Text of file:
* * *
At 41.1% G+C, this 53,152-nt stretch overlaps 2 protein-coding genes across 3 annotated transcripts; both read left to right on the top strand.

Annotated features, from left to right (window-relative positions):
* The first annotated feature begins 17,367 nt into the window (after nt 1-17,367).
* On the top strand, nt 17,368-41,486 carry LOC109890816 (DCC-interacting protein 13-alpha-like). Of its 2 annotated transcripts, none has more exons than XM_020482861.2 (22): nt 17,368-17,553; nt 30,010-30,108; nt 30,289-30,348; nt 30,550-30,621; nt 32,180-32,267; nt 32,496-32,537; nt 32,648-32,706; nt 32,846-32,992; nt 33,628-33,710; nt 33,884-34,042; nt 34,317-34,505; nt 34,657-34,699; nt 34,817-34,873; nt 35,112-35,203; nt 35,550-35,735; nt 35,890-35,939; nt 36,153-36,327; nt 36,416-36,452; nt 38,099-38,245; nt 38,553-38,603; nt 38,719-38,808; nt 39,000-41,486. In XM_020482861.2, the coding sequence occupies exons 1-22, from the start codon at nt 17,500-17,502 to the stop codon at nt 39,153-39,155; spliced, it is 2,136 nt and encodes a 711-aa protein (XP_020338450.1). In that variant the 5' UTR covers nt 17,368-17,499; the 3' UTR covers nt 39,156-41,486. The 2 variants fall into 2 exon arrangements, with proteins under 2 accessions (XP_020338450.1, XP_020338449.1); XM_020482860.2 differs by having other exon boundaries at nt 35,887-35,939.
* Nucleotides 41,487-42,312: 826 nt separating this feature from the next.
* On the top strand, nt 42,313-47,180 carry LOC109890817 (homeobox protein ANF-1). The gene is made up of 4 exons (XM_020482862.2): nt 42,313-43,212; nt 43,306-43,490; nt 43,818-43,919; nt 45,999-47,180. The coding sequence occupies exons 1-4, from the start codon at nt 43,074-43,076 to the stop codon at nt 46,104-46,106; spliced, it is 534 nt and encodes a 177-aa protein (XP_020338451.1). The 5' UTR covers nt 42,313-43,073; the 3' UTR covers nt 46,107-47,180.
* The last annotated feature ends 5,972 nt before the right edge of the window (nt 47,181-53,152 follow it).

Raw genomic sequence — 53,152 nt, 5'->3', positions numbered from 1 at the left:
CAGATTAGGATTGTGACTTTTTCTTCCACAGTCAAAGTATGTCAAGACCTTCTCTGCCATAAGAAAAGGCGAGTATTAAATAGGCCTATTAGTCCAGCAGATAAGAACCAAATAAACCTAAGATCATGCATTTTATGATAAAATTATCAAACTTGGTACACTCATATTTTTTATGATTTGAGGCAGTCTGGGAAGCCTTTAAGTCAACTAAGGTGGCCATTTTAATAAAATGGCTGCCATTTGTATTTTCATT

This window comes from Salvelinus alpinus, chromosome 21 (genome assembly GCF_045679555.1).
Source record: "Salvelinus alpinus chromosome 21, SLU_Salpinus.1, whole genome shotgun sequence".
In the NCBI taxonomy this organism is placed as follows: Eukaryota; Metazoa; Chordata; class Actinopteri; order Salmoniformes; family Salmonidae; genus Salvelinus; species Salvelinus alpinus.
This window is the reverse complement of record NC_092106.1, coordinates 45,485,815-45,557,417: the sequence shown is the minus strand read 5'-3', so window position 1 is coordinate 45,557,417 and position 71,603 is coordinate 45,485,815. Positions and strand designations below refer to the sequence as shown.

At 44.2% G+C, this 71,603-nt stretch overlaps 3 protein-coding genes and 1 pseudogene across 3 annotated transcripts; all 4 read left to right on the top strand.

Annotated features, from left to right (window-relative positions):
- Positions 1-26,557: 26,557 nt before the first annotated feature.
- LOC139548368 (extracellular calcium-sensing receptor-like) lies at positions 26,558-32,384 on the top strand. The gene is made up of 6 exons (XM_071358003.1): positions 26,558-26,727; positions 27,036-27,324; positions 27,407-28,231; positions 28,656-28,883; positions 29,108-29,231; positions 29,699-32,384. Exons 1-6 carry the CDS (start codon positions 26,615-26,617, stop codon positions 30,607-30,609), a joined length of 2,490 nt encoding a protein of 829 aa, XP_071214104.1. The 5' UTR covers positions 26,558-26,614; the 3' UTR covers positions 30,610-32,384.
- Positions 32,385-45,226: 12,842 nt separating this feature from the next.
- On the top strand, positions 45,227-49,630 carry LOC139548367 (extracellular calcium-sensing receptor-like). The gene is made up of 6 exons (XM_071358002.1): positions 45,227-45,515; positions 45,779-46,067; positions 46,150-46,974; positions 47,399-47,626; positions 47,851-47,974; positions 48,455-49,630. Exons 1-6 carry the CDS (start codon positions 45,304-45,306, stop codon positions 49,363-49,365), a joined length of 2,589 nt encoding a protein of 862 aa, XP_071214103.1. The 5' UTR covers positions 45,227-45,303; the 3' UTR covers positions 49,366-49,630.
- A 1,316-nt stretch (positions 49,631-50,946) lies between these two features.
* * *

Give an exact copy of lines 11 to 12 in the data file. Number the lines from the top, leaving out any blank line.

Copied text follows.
Source record: "Salvelinus alpinus chromosome 21, SLU_Salpinus.1, whole genome shotgun sequence".
In the NCBI taxonomy this organism is placed as follows: Eukaryota; Metazoa; Chordata; class Actinopteri; order Salmoniformes; family Salmonidae; genus Salvelinus; species Salvelinus alpinus.